Apache Felix Preferences Service

The OSGi service compendium specification defines a general purpose service to store data persistently, so that they can survive the restart of a bundle or of the whole OSGi container. This service is not intended to be a full-featured persistence layer for OSGi bundles, rather a simple tool to store informations that can be used in various stages of the bundle lifecycle.

The service supports the storage of scalar values (boolan, double, float, int, long and strings) and byte arrays, arranged in a hierarchical model. While there is no limitations on the size of data objects stored, the specification clearly states that the Preferences Service is intended to store only small objects.

The entry point to the Preferences Service API is the PreferencesService interface. It provides access to different roots of Preferences trees:

  • a system root
  • any number of user roots
    The user root for a specific user is automatically created the first time it is requested.

User roots and system root are bundle specific, and cannot be accessed by other bundles.

Accessing the Preferences Service

If the OSGi platform provides a Preferences Service, getting a reference to it is as simple as doing a normal OSGi service lookup:

public class Activator implements BundleActivator
	public void start(BundleContext context) throws Exception 
		ServiceReference ref = context.getServiceReference(PreferencesService.class.getName());
		if (ref != null)
			PreferencesService service = (PreferencesService) context.getService(ref);


To access the system root

		Preferences systemRoot = service.getSystemPreferences();

To access a user root

		Preferences mickeyRoot = service.getUserPreferences("mickey");

Store and retrieve value in Preferences

The Preferences interface offers some simple methods to store key/value pairs:

public void put(String key, String value);

public void putInt(String key, int value);
public void putLong(String key, long value);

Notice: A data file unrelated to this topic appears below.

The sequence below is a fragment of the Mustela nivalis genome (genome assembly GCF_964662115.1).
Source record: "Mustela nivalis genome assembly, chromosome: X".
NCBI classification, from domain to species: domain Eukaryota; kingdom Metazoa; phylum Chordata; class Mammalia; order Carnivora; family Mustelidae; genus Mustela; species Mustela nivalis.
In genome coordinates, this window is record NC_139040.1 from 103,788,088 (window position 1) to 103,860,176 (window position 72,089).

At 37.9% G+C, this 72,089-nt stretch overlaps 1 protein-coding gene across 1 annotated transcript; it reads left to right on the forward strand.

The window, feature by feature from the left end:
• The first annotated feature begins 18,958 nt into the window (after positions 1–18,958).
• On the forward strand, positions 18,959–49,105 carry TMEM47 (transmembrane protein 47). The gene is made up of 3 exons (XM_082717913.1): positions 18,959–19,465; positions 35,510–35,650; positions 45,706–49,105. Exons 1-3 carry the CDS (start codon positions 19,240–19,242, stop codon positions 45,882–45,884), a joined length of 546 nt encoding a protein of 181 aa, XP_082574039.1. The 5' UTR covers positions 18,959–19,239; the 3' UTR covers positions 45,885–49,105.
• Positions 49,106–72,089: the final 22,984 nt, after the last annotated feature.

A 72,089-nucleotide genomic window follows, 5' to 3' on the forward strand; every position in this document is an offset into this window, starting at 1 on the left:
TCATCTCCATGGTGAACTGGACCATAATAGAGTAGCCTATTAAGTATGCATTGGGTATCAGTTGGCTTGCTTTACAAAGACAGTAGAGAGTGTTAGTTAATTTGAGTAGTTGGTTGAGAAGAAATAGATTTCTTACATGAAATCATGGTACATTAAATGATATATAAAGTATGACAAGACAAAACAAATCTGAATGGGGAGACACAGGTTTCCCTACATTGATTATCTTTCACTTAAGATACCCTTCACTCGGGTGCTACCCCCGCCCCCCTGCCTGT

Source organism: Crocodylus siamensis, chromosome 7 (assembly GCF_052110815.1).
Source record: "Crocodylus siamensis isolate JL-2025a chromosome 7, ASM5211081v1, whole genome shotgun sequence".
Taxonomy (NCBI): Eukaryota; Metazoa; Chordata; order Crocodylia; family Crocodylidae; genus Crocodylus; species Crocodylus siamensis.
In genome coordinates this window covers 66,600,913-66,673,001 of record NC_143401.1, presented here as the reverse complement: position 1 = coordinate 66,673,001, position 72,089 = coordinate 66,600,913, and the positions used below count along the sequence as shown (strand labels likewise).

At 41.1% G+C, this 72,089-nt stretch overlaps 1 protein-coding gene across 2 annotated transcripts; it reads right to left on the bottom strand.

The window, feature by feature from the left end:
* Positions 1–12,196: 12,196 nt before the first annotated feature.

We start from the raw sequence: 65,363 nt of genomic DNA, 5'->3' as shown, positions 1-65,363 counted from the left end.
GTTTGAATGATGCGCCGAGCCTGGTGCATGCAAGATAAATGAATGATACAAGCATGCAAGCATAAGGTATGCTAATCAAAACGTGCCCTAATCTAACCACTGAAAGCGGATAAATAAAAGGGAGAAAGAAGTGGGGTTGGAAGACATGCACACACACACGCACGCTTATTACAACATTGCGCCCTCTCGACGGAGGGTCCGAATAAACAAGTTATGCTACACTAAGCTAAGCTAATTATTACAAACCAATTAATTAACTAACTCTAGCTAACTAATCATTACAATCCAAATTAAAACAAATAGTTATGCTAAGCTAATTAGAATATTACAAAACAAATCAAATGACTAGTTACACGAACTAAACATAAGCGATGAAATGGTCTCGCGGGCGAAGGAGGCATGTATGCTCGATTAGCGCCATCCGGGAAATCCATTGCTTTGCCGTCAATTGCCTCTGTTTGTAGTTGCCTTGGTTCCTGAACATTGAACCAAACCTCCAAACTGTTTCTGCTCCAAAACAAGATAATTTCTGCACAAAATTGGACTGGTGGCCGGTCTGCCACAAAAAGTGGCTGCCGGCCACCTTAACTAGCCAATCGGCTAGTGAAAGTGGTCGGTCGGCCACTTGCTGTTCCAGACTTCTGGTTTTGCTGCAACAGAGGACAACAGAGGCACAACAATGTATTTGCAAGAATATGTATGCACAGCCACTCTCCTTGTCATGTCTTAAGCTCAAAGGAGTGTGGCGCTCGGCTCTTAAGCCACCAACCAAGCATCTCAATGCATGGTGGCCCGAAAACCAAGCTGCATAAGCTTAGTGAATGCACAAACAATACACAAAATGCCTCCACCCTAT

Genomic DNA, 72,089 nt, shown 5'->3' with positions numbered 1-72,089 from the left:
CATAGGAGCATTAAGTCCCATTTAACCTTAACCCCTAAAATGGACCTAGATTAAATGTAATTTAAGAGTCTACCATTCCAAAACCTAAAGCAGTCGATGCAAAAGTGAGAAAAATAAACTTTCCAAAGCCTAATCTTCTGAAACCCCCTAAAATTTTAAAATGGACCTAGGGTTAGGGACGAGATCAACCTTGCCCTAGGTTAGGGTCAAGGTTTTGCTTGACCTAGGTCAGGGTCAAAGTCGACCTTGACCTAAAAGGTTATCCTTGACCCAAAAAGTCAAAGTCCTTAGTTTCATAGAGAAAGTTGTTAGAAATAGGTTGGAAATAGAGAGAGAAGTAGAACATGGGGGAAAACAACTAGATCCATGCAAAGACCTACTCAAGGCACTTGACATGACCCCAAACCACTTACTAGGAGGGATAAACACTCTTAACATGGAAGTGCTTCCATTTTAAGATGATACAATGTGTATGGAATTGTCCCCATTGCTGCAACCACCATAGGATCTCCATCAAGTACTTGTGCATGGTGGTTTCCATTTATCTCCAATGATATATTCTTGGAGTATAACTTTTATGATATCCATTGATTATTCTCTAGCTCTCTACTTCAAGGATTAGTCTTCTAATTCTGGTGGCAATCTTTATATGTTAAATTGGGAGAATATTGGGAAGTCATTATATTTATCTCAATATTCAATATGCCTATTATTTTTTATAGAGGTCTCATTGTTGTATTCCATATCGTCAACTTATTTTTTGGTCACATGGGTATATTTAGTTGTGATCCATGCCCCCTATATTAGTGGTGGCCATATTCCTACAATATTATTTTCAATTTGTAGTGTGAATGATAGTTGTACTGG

public void putBoolean(String key, boolean value);
public void putFloat(String key, float value);
public void putDouble(String key, double value);
public void putByteArray(String key, byte[] value);

For each of these methods, a correspondent get method exists. Get methods always accept two arguments: the first to specify the key of the property to retrieve, the second a default value in case of not-existent property (or in case of errors). For instance:

public float getFloat(String key, float def)

As mentioned before, data can be stored in a hierarchical way. The following example shows how to create nodes under the system root to store data:

Preferences colorPreferences = service.getSystemPreferences().node("color");
colorPreferences.setString("background", "#eeeeee");
colorPreferences.setString("font", "#000000");

The Preferences interface offers different method to navigate the preference tree, like childrenNames(), parent() and node(String name). Check the Preferences interface Javadoc for a complete list.

flush() and sync()

Two additional methods of the Preferences interface can be useful.

  • flush() forces any change of the Preferences object to be saved in the persistent storage
  • sync() reload the content of the Preferences object from the persistent storage; before reloading, all the contents are saved
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